Miami Beach tourism effort moves full steam ahead
By Catherine Lackner
Miami Beach officials say they are doing their utmost to stay on top of the tourism heap.
For most of 2001, the picture was sunny despite predictions of a sputtering economy, said Michael Aller, tourism and convention director for the city.
"First and foremost, there was no downtown in tourism," he said. "Prior to Sept. 11, we were looking forward to our most successful year ever and our 10 millionth visitor" to the entire county. "Sept. 11 put a damper on the world and created a sad state of affairs for everyone. People were afraid to fly, afraid to leave their homes."
But as life returns to some semblance of normality, consumers have resumed their normal behavior, he said.
"Our hotels are sold out for this week, with the Orange Bowl and all of the other events for the holiday. We hope that will continue through 2002. We're very, very optimistic."
As for marketing, "South Beach has an established reputation," Mr. Aller said. "What we're trying to do is let everyone know we're alive and will accommodate everyone. We're on TV, radio shows; we're in magazines and bringing people on FAM trips. The media just needs to see that we're alive."
People throughout Florida will get that message clearly Jan. 25-26 when the Florida Lottery holds six live broadcasts from South Beach, said Kevin Crowder, city economic development director.
The idea was suggested by a lobbyist, who then got city officials together with state lottery officials.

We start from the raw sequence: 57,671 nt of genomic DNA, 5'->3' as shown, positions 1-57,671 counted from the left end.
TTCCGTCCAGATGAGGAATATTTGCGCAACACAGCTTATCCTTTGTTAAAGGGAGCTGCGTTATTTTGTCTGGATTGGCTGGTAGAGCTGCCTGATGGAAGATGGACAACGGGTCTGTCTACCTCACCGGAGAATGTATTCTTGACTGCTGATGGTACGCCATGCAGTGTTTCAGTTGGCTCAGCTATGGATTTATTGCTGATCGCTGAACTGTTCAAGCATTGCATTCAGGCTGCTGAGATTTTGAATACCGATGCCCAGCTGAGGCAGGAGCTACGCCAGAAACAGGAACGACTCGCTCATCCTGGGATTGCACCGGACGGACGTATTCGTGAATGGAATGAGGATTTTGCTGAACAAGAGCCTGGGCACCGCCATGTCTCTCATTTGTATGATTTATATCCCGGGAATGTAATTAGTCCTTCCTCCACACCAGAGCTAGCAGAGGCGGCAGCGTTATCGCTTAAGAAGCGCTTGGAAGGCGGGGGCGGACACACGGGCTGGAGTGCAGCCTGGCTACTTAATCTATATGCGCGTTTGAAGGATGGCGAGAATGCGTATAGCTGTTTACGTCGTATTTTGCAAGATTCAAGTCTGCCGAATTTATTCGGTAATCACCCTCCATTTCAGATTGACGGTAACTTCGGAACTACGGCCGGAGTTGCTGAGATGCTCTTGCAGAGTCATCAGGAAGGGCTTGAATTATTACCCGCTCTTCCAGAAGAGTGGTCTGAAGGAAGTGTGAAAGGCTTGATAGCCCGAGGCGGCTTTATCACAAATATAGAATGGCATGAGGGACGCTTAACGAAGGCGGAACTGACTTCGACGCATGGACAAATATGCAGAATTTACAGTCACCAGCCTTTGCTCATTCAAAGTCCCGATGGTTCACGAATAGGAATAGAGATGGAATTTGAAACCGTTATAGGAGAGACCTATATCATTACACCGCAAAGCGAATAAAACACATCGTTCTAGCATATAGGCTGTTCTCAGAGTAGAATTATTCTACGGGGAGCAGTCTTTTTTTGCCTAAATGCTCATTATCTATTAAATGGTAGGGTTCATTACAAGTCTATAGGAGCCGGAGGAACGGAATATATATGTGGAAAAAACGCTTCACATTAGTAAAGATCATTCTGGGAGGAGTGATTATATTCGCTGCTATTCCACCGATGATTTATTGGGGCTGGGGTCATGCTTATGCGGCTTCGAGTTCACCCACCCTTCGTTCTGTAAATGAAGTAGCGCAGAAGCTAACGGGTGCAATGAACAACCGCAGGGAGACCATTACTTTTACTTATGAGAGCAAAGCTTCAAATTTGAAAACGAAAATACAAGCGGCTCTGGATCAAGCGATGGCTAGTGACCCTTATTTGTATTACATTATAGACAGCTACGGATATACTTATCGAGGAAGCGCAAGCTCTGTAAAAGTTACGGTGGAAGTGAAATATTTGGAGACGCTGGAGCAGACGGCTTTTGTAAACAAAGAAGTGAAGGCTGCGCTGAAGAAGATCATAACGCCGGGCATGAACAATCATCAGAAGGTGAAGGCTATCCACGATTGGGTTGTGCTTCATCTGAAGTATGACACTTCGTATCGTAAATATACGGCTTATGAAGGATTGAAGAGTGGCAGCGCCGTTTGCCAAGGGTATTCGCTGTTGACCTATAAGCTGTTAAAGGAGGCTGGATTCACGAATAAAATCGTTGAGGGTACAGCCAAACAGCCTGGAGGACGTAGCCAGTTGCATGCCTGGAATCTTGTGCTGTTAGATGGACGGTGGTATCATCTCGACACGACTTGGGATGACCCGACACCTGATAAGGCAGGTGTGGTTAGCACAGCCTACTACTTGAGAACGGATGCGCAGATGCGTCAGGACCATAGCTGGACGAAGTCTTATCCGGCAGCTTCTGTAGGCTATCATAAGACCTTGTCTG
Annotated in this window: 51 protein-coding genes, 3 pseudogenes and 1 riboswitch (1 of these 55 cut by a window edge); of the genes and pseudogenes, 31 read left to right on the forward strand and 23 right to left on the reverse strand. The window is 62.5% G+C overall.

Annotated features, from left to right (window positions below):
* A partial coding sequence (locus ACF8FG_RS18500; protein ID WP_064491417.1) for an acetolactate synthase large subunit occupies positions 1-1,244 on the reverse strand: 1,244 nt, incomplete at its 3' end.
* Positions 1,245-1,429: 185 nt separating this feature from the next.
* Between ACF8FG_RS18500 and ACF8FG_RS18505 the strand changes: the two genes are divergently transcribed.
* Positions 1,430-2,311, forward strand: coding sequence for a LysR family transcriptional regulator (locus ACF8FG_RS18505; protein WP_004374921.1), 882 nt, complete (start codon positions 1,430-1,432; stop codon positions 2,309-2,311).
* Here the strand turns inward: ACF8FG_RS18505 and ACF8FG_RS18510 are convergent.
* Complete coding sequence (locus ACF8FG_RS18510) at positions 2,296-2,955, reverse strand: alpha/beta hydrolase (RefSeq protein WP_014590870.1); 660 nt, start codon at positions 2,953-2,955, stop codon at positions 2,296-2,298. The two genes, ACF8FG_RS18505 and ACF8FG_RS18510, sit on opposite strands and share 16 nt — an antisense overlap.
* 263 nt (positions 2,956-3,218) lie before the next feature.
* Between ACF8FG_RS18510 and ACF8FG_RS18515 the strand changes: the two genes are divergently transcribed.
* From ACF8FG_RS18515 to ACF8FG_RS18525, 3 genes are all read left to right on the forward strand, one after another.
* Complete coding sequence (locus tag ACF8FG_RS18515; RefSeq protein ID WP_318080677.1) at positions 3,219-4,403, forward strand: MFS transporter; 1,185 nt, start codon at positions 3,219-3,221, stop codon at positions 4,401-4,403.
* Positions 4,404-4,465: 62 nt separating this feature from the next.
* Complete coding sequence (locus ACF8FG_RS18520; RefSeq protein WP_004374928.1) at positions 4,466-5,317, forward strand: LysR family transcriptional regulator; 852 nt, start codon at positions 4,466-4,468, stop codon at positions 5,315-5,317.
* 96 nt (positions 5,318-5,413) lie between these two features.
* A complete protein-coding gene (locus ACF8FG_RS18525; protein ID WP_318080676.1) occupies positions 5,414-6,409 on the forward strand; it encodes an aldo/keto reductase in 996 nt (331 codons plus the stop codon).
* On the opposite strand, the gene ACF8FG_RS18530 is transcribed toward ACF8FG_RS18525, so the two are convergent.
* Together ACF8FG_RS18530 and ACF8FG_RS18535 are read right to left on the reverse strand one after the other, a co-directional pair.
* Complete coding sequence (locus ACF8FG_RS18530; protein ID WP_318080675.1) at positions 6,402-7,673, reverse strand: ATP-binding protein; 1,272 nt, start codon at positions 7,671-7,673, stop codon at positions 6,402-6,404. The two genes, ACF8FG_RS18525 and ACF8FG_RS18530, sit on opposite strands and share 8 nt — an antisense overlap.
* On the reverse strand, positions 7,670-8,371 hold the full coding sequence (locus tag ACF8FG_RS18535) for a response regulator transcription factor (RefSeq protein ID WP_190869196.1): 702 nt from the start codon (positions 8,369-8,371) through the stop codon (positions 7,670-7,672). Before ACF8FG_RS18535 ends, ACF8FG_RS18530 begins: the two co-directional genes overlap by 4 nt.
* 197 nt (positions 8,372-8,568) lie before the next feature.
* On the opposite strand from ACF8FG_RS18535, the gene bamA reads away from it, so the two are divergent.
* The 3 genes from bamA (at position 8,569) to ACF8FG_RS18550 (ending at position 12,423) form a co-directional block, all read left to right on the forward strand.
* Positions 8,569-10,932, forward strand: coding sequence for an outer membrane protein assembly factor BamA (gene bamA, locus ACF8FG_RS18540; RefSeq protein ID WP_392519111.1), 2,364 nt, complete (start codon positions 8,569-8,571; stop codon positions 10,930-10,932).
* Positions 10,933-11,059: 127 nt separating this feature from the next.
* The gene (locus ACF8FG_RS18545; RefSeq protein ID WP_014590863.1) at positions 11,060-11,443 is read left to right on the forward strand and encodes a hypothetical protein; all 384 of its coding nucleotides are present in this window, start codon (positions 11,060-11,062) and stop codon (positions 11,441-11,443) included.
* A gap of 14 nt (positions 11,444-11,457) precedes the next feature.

Three broadcasts Jan. 26 and three the following evening will snag thousands of viewers who tune in to learn the winning combinations.
"There's a lot of exposure in that for everybody," Mr. Crowder said.
The city is also working with lottery officials to design a scratch-off game with a Miami Beach theme. It should debut in the spring.
"It's an example of some good cross-marketing. We're both leveraging our exposure," Mr. Crowder said.
Addressing marketing and other concerns is the Mayor's Blue Ribbon Tourism Task Force, of which Stuart Blumberg is chairman.
The 33-member group will "look at long- and short-term issues," said Mr. Blumberg, who is president and CEO of the Greater Miami & the Beaches Hotel Association.
"One of them, clearly, is sales and marketing."
The task force is exploring using concourse walls at Miami International Airport to let visitors know what's available on Miami Beach. "We can make the airport a marketing tool," Mr. Blumberg said.
The group, he said, is also searching for ways to lure local residents to Miami Beach, to address the perception of a parking shortage and to improve employees' level of service.
"We're not going to reinvent the wheel," Mr. Blumberg said, likening the campaign to those recently launched by New York City and Chicago. "But we have a lot to offer, and I firmly believe we need to get South Florida residents involved."
Miami Beach has unique appeal for many niche groups, including those interested in film and fashion, gay and lesbian travelers and others. Making them feel comfortable will spur repeat business, Mr. Blumberg said.
"Everything comes under a big umbrella - parking issues, sanitation and code enforcement, service and attitude, everything."
Panel discussions and workshops will be held to inspire cooperation and to brainstorm, he said.
"We're going to take this thing and really, finally, do it right. Let's get it all done. Then we can tweak it."
"Some may feel 33 members is an unwieldy group," Mr. Blumberg said, but "we needed a cross section of everybody. Tourism is still our bread and butter."